Director: Art Napoleon
Cast: Errol Flynn, Dorothy Malone, Efram Zimbalist, Jr.
It was exhausting watching the life of Diana Barrymore in Too Much, Too Soon. I can’t imagine actually living it. In today’s culture, with the media placing every celebrity under a microscope this story will come across to some modern audiences as mundane. While the movie basically boils down to a narrative version of the television show E! True Hollywood Story, it still manages to have some impact as a tragic tale of a life completely wasted. It is especially tragic when one realizes that Diana Barrymore died just two years after the release of the film. Diana Barrymore, daughter of famous actor John Barrymore, and half-sister to John Drew Barrymore (who is the father of actress Drew Barrymore) only lived to be 38 and this movie chronicles some of the struggles that prematurely ended her life.
For your information this review may contain what some may consider spoilers.
The transformation of Dorothy Malone from a young teenager to a middle-aged woman was very well executed and her performance is impressive and still comes across as shocking and tragic even 50 years later.
The movie is also very well shot. Visually, it has a noir like quality to it and the choice to do it in black and white was genius. One wonders if color would have ruined this dark and depressing story.
The movie does have its flaws including the pulling of some punches. Certain topics are glossed over or omitted all together that I imagine a modern version would include. For instance, the real Diana Barrymore apparently found herself in some abusive relationships and was involved in both drug and alcohol abuse, not just the latter, as portrayed in the movie. There were directorial decisions that hint at these aspects of her life quite creatively however. For instance, when Dorothy Malone crashes through a window at a pharmacy in a drunken rage the word “Drugs” is shown in the foreground on the glass just before she crashes through, implying perhaps that this rampage may be more then just a reaction to liquor. One of the most memorable scenes also, which touches on the idea that she was in some abusive relationships, is when her new husband while practicing tennis, hits her in the face with a tennis ball, leaving her on the ground, bleeding from the mouth.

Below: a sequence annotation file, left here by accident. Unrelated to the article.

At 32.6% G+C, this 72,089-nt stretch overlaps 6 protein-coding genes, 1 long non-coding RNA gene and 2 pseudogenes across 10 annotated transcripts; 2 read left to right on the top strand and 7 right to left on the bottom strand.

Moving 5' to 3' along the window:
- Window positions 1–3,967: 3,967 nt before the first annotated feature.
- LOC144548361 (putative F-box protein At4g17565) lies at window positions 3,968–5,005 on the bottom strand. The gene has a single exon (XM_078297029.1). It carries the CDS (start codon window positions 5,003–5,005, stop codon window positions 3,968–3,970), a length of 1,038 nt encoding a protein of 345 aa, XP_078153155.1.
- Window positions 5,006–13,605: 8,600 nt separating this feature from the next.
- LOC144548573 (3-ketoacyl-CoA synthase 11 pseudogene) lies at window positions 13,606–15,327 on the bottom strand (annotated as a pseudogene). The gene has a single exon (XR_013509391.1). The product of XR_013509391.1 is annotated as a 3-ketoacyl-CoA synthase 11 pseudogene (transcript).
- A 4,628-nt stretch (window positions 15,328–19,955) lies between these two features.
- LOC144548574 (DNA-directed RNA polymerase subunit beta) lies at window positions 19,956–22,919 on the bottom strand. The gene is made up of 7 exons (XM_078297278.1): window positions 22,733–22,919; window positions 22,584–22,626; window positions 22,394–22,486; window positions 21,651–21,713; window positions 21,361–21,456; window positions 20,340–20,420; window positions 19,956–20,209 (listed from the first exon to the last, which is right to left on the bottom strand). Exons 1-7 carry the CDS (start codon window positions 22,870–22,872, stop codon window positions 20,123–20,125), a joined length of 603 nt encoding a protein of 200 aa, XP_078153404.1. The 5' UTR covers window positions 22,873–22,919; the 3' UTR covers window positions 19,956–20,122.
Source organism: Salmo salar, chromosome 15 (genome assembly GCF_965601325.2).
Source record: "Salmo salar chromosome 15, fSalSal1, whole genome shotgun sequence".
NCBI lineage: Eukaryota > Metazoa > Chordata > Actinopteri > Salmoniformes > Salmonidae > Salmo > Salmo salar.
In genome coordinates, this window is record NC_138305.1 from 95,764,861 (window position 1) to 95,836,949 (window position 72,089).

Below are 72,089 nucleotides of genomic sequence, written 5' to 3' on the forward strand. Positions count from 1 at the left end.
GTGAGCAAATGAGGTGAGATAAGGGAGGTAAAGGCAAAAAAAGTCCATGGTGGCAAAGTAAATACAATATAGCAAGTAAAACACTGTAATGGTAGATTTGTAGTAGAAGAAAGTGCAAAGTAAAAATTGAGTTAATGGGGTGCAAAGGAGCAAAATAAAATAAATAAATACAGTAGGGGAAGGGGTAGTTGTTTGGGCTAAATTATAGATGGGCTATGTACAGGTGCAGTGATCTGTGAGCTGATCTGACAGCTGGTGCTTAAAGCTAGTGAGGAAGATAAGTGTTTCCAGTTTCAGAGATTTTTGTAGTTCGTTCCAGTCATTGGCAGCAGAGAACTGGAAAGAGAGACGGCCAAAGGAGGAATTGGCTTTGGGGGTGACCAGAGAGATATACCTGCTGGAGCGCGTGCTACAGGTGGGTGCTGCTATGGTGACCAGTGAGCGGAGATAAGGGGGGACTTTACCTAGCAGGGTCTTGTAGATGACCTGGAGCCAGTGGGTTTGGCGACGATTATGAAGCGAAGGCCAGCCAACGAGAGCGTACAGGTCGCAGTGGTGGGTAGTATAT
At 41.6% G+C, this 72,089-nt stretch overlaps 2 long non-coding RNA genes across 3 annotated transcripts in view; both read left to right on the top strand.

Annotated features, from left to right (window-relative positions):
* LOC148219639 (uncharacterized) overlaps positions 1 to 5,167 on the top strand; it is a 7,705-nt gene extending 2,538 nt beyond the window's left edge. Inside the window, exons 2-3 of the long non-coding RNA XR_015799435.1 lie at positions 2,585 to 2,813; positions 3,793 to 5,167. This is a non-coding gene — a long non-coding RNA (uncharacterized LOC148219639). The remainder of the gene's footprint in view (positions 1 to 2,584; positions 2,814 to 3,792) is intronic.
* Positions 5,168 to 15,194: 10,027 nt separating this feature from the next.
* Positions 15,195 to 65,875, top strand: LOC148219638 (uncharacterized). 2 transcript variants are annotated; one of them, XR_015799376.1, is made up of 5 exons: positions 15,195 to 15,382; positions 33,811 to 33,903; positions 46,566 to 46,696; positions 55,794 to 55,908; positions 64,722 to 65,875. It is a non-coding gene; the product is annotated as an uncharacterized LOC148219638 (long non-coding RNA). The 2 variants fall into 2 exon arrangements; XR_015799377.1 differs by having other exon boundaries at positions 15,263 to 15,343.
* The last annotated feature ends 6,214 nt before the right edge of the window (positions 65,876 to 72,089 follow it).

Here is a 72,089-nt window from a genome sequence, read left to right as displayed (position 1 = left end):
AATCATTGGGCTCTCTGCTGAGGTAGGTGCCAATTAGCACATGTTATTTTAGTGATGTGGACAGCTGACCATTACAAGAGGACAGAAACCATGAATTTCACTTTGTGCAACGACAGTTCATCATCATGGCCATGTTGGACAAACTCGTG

This brutal movie is a depiction of a book based on true events but still has moments that unfortunately come across as melodramatic. With subject matter based in such tragic realism it is a shame that some of the acting comes across as over done and too Hollywoodish. Surprisingly, I felt like Errol Flynn, who plays Diana’s father, is the worst culprit. His acting is disapointing at times and some of his dialogue seems awkward. It is hard to tell what is more to blame, the script, or his acting.
I am sure this was a much more powerful film when it was released 50 years ago. Truly, that is where some of the tragedy of the film lies, in the fact that this type of story has become all too familiar to the general public. A life wasted by missed opportunities due to drug and alcohol abuse, psychological damage brought on by a dysfunctional childhood, and codependent relationships with abusive partners seems like more of a cliche then a tragedy. Lives have been ruined by alcohol, divorce, parental neglect, drugs, and abuse for a long time yet there appears to be no end in sight. If anything, watching this movie in 2008 should leave the audience questioning why society doesn’t change and why people don’t learn.
By Greg Dickson